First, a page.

The stigma around mental health and medication is real, it lives within society and it’s time we stood together and squashed it. It’s time we stopped persecuting each other for not fitting in with what we like to consider normal. In fact, a huge number of people experience some form of mental illness in their lives, whether we want to admit it or not. Yet so many still consider this to be unacceptable, it astounds me. And there are many reasons for this, one being that sometimes when we haven't accepted certain parts of ourselves then we can’t accept others. But that is another issue altogether!

In addition, I have seen a few alarming reports in mainstream media, highlighting stories of people who have tried certain anti-depressants but experienced more negative side effects than positive. Everyone reacts to medication in an individual way, so that would be okay, if it hadn’t been reported in such a sensationalist way. It worries me that it might stop people from reaching out for help that could really benefit them. 

It worries me a lot that the reports I have seen don’t provide readers with a balanced or fair view. I would even go as far as to say it is borderline scare-mongering journalism, sensationalising negative effects of anti-depressants. This is not to devalue anyone’s experience. With that in mind, I would just like to highlight a few things that are important to bear in mind when you are faced with recovery from mental illness.

Medication works best when combined with therapy. Unfortunately, in New Zealand at the moment, therapy isn't that affordable to many and people are forced to take medication without the support to form new behaviours and thought processes. In this scenario medication will only get so far. My worry is, in the reporting I have seen, it is mostly about how bad medication can be for some people without considering if these people had the extra support critical to recovery. 

Another troubling issue with this reporting, and I know I am not alone in this view, is that there is little regard for the fact that some medication doesn't work for some people, but it does for others. Many people will need to try a couple or more before they find the right fit. This can be a really difficult time to go through but doesn't make anti-depressants inherently bad.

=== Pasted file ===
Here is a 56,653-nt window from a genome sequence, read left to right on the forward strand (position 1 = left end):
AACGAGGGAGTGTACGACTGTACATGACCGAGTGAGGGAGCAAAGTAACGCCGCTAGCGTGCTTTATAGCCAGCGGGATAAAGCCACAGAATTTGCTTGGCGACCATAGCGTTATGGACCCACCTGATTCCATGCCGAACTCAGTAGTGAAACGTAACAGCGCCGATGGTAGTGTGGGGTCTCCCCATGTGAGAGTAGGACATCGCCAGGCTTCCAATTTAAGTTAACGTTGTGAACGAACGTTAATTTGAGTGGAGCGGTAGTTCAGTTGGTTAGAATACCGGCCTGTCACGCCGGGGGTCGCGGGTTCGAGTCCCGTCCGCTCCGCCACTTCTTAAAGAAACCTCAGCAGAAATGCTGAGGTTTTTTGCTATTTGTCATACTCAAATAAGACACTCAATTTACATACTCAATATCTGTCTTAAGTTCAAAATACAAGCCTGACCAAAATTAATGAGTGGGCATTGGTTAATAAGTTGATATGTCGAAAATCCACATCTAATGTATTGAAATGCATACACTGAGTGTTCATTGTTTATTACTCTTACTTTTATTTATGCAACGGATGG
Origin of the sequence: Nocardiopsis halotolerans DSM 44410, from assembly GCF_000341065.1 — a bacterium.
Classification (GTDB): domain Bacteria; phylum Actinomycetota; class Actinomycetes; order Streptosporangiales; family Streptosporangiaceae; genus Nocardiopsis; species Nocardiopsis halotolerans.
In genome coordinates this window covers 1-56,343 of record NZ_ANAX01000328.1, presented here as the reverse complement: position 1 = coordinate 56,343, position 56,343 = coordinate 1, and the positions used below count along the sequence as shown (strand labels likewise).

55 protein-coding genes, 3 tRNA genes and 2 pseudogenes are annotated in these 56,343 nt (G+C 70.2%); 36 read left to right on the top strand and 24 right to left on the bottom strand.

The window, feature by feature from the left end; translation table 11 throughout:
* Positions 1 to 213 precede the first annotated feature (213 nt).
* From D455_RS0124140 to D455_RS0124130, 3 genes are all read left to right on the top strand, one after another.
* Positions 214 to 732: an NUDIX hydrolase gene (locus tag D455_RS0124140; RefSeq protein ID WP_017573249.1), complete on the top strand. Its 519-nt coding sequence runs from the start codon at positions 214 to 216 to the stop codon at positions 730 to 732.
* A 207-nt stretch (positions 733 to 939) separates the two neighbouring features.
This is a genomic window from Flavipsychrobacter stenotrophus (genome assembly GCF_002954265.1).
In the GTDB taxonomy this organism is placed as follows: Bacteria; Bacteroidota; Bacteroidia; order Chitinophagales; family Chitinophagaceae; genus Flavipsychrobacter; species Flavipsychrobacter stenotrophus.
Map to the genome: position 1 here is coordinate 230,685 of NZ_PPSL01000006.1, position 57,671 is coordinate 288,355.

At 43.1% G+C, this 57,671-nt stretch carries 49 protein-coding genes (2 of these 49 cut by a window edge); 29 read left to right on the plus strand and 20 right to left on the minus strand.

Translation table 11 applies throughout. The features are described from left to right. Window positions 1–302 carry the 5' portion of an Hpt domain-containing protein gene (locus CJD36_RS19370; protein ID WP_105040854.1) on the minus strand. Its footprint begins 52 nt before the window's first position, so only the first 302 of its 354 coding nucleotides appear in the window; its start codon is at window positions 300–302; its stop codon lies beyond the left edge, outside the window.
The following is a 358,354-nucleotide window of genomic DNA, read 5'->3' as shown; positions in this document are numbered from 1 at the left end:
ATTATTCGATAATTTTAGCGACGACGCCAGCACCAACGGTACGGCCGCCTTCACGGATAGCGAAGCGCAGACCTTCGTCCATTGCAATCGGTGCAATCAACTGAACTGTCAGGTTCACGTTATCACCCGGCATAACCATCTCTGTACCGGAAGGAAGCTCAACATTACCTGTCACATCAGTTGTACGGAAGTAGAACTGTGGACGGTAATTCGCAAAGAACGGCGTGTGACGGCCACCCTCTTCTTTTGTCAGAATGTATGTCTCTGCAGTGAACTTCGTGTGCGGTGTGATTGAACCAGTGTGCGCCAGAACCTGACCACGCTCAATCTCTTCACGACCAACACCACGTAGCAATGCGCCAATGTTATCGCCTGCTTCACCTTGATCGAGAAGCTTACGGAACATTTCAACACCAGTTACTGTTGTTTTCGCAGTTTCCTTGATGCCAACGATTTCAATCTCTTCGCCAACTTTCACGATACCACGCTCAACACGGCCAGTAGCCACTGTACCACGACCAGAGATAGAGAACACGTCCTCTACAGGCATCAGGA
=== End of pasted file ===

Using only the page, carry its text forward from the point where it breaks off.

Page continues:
Yes, some side effects of medication (not only anti-depressants, but all medicaments) can seem to make symptoms worse, or can have negative effects but that doesn't mean that medication is no good. Mental illness is life threatening for many and it’s time we started treating it that way with responsible journalism, support for one another in the community, and by being more accepting and understanding of struggles, just as we would be with illnesses like cancer or stroke. 

Recovery is a hard and often slow process. I know this because I am going through it myself. I know this because I speak to so many whose lives have changed for the better because of it. I know this because after a year of struggling and going to the weekly therapy, I finally decided to take medication and I responded well to it! It isn't the answer for all, and I am certainly not trying to sway anyone’s beliefs. I am only trying to emphasise that medication can be helpful and, if one doesn't work, then another may do.

If you are feeling stuck like I once did, then please, I beg you, take the first step. Don’t waste any more days crippled by something that is actually so much smaller than you. You are so much more than anything holding you down, so don’t let it. I wish that I had done this sooner for myself. You can do this, allow yourself that.